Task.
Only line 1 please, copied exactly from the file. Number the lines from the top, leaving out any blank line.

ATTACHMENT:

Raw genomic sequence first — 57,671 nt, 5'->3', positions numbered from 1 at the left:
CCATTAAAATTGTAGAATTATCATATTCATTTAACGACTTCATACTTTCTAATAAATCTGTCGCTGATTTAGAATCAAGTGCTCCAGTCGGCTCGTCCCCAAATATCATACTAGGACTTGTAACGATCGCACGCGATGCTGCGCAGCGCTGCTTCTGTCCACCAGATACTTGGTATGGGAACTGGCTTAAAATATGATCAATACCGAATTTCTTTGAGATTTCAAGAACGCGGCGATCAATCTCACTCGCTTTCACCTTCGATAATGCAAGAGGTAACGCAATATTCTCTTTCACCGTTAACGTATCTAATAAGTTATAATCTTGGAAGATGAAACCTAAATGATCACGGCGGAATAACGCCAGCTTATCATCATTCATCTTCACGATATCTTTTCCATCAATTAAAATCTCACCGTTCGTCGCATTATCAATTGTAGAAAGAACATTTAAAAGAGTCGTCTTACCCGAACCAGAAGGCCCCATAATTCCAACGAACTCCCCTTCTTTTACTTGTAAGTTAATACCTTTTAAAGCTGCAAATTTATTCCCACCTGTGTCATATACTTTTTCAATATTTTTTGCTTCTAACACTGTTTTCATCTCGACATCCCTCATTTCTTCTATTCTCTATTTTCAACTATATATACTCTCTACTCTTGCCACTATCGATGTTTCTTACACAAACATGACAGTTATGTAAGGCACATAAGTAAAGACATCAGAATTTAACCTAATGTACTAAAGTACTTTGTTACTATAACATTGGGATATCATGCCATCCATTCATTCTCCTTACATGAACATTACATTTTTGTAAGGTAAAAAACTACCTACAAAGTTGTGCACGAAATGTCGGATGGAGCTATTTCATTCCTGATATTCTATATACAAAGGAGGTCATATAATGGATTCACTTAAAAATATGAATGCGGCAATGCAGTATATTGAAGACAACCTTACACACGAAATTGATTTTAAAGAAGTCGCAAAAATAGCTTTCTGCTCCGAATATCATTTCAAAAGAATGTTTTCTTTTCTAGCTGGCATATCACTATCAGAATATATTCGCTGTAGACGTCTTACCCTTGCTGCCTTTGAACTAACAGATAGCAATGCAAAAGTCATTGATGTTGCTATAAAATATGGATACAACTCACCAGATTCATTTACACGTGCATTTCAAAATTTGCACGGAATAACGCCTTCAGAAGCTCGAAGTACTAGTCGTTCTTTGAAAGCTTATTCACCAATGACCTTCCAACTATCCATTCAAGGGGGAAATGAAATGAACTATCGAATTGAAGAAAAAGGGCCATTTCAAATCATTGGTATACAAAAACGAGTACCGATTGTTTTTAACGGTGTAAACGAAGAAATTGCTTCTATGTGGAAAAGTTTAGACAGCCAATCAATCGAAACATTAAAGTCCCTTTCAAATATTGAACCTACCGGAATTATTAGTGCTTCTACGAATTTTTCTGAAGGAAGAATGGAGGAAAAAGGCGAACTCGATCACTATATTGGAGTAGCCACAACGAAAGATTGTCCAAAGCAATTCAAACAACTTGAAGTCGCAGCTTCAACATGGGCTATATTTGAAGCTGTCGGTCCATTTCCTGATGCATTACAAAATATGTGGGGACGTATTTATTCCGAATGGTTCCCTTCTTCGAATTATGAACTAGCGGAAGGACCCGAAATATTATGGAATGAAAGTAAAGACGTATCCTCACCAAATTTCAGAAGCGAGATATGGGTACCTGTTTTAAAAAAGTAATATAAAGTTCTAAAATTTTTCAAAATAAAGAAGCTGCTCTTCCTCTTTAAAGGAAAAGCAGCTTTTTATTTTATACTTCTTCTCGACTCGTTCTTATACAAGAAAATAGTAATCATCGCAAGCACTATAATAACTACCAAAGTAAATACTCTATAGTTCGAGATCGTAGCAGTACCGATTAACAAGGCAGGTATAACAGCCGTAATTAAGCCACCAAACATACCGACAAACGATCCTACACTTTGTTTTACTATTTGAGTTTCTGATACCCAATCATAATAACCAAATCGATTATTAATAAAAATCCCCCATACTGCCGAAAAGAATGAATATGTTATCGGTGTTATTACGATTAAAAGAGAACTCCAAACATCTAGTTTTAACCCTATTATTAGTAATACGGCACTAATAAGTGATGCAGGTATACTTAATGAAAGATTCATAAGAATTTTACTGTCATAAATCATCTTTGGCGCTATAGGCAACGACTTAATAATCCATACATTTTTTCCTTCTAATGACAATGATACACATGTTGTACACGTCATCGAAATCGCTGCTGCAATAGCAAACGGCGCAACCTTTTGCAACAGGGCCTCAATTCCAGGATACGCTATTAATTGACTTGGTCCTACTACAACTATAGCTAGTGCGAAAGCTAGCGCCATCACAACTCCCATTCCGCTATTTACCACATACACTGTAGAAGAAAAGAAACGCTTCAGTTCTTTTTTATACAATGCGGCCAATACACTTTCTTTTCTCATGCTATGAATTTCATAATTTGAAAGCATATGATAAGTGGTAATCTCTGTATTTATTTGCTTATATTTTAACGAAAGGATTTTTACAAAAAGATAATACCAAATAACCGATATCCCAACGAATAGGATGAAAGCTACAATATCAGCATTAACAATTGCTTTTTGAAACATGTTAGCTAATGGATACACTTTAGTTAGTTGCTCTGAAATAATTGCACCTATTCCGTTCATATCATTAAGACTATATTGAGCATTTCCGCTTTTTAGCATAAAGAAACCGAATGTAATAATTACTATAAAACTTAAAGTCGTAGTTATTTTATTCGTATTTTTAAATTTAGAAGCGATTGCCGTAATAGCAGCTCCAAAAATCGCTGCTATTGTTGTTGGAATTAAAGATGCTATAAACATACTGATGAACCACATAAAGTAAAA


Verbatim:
Raw genomic sequence first — 57,671 nt, 5'->3', positions numbered from 1 at the left: